Open Thread

Welcome to the Etiquette Daily

This open thread is your space to use as you like. We invite you to discuss current and traditional etiquette. Feel free to ask questions of each other and the community moderators here.

5 Comments

  1. Michelle

    My fiancé has a hyphenated last name and I will be taking his hyphenated name as my own last name after our wedding. For illustration purposes, say his name is William Jones-Smith and mine is Jane Doe. I will become Jane Doe Jones-Smith. My question is about monogramming. My research on hyphenated last names turns up mixed results, with three common options: (1) using the first letter of the first hyphenated name, so my monogram would become JJD; (2) hyphenating the monogram, like so JJ-SD; or (3) including both initials of the last name in the monogram JJSD. Since most monogramming options are limited to three letters, the first option is my preference, but is there a standard etiquette on this? Or is it one of those things where we just choose our preference since it is our last name?

    • Elizabeth

      I think hyphenated names are simply treated as one word. So, Jones-Smith would be abbreviated to J and not J-S. So your option 1 is correct.

  2. Joan

    A friend decided to give me a $100.00 necklace at Christmas. Afterwards he started talking about taking me out. I told him I was not able to take time out from caring for my parents plus working full time. He continued asking me out and leaving me messages. I have never led him to believe anything was there. Now, after 3 months, he asked me for the necklace back. I want to ask him if the gift was dependent on my dating him but gave kept quiet. Am I obligated to give the gift back? I don’t have the box it came in or the receipt that was given to me with the gift.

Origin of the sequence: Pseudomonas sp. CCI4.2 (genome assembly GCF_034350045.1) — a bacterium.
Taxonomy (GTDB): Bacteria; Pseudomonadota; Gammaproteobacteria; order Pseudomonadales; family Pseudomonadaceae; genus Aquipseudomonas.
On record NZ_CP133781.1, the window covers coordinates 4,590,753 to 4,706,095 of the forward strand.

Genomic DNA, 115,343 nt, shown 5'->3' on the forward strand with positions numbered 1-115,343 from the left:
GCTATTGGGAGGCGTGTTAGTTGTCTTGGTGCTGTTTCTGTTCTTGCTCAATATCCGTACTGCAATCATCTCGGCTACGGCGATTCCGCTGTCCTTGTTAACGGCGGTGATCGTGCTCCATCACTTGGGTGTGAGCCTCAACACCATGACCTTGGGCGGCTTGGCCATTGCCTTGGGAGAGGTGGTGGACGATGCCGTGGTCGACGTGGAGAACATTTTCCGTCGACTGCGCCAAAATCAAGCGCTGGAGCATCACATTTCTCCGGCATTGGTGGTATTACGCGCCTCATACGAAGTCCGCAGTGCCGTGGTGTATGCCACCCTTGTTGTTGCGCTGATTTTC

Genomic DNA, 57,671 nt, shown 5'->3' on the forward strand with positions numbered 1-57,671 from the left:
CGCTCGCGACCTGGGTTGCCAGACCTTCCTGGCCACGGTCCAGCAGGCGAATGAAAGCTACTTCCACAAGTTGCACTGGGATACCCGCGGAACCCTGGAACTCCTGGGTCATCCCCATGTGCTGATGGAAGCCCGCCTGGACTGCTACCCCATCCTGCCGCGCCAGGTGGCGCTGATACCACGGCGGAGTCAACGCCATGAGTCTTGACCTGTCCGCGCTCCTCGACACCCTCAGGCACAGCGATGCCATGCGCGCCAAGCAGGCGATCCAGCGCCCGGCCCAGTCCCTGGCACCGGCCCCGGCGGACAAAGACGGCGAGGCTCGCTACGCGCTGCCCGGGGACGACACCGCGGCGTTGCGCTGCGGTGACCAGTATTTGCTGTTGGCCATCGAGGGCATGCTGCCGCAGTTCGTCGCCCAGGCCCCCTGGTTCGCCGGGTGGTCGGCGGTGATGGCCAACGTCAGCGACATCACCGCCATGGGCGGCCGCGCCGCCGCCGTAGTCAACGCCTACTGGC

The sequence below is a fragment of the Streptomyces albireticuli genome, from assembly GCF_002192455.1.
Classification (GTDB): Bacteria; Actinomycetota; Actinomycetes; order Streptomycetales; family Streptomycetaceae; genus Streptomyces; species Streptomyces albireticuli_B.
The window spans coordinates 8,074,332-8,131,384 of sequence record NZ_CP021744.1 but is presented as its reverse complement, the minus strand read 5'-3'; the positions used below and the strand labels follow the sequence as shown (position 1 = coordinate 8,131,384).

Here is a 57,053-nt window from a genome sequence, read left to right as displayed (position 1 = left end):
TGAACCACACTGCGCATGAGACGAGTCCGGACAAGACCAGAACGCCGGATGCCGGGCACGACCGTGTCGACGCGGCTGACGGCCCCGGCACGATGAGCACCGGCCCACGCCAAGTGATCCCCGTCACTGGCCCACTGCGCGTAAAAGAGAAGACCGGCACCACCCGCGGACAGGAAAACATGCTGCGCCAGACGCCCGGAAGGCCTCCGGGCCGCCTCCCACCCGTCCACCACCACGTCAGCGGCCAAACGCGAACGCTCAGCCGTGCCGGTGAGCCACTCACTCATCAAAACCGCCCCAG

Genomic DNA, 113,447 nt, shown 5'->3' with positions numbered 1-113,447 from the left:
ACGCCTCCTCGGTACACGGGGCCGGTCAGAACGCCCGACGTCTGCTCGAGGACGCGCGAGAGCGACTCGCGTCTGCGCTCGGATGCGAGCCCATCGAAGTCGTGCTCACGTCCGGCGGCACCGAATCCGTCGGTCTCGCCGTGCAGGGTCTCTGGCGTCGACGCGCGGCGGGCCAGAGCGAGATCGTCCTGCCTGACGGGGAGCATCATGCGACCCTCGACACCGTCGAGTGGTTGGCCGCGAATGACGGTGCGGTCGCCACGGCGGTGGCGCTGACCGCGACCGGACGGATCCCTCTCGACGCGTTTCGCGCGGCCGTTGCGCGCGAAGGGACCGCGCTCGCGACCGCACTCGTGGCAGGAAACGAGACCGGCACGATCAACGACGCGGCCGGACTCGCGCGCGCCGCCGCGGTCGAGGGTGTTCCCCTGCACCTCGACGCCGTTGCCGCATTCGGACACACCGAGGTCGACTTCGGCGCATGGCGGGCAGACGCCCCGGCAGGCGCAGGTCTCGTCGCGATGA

• Alicia

      No you’re not obligated to give the gift back. I’d laugh it off and say it wouldn’t look good on him. But if pressed I would give it back. Either way I would distance myself from this guy seems a bit creepy.

    • Winifred Rosenburg

      Strictly speaking, one is not supposed to accept jewelry from non-family members for this reason. I do realize that nobody follows that rule anymore so I don’t blame you for having accepted it. However, since he clearly did intend it to be an indication of a different kind of relationship than the kind you would like with him, I think the best way to correct the misunderstanding would be to give the gift back even though he is being petty and immature. Think of it this way: do you really want to continue with him having the perception of you owing him something? Give it back to him without the box and receipt as it would be foolish for him to expect you to have held on to those for three months.

Leave a Reply

Your email address will not be published. Required fields are marked *